Czech literature

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Czech literature is the literature written by Czechs or other inhabitants of the Czech state, mostly in the Czech language, although other languages like Old Church Slavonic, Latin or German have been also used, especially in the past. Modern authors from the Czech territory who wrote in other languages (e.g. German) are however sometimes considered separately, thus Franz Kafka, for example, who wrote in German (though he was also fluent in Czech), is often considered part of Austrian or German literature.

Czech literature is divided into several main time periods: the Middle Ages; the Hussite period; the years of re-Catholicization and the baroque; the Enlightenment and Czech reawakening in the 19th century; the avantgarde of the interwar period; the years under Communism and the Prague Spring; and the literature of the post-Communist Czech Republic. Czech literature and culture played a notable role on at least two occasions when Czech society lived under oppression and little to no political activity was possible. On both of these occasions, in the early 19th century and then again in the 1960s, the Czechs used their cultural and literary effort to create political freedom and to establish a confident, politically aware nation.

Contents

Middle Ages

Literature in the Czech lands originates in the 8th century AD, in the kingdom of Greater Moravia. The Saints Konstantin (i.e. Cyril) and Methodius, sent by the Byzantine Emperor Michael III to complete the Christianization of the kingdom, created there the first written Slavic language, Old Church Slavonic, written in the Glagolitic alphabet. Their translations of Latin liturgy into Slavonic are the earliest surviving literature created in the Czech lands.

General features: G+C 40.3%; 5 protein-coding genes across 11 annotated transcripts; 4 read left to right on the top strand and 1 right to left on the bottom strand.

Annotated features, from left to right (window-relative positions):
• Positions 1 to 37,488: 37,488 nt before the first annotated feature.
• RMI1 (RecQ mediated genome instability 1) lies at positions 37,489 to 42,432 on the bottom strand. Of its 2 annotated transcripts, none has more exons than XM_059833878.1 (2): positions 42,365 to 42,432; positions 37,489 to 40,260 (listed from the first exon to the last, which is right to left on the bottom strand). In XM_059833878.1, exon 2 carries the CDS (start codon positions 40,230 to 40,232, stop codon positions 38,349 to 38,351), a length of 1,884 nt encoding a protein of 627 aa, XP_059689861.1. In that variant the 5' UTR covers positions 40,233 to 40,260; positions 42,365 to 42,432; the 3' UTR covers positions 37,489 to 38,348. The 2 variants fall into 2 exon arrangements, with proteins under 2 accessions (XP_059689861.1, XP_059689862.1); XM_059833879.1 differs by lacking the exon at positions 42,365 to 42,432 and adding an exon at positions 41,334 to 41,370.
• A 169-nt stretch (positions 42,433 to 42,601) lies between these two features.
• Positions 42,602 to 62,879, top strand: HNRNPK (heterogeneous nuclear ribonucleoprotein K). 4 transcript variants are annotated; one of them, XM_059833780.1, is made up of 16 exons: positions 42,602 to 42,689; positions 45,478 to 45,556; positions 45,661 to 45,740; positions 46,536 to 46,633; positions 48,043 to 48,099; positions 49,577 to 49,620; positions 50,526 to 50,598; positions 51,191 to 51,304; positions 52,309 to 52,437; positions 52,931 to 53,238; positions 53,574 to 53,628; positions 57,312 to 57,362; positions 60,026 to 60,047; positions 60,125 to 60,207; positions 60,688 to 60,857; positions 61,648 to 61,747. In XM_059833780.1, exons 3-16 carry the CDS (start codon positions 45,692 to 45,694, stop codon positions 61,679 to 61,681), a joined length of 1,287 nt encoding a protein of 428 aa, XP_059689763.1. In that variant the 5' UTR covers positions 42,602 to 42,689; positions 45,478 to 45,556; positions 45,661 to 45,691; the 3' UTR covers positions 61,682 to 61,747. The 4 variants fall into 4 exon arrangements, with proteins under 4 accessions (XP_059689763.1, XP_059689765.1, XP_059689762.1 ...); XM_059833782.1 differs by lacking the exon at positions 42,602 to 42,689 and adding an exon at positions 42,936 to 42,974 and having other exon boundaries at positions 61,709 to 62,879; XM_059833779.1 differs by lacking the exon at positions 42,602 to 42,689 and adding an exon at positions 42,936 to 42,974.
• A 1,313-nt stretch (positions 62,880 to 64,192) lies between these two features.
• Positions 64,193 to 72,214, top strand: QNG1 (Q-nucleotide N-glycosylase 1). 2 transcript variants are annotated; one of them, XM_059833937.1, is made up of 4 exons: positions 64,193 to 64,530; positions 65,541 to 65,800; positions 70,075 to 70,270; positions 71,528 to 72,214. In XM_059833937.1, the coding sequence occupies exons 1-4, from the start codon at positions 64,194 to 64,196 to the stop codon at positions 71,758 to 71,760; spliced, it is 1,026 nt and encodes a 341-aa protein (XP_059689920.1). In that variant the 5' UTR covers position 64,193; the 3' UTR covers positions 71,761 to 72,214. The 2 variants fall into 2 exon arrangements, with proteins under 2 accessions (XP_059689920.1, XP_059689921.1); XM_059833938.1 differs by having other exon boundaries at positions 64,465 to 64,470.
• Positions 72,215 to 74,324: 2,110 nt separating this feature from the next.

After the collapse of Greater Moravia at the end of the 9th century, the political and cultural orientation of the Bohemian lands shifted from Byzantium to Rome. Very little is known about the next two centuries of literary development - fragments of works exist, but many are simply inferred from citations in works found elsewhere. The close of the century heralded the ultimate victory of Latin over Old Church Slavonic as the official language of liturgy and culture in Moravia and Bohemia, and cultural alliance shifted from east to west. The Legend of Christian, written in Latin verse in the latter half of the 10th century, describing the lives of Saints Ludmila and Wenceslas is the greatest surviving work; its authenticity however is under some dispute.

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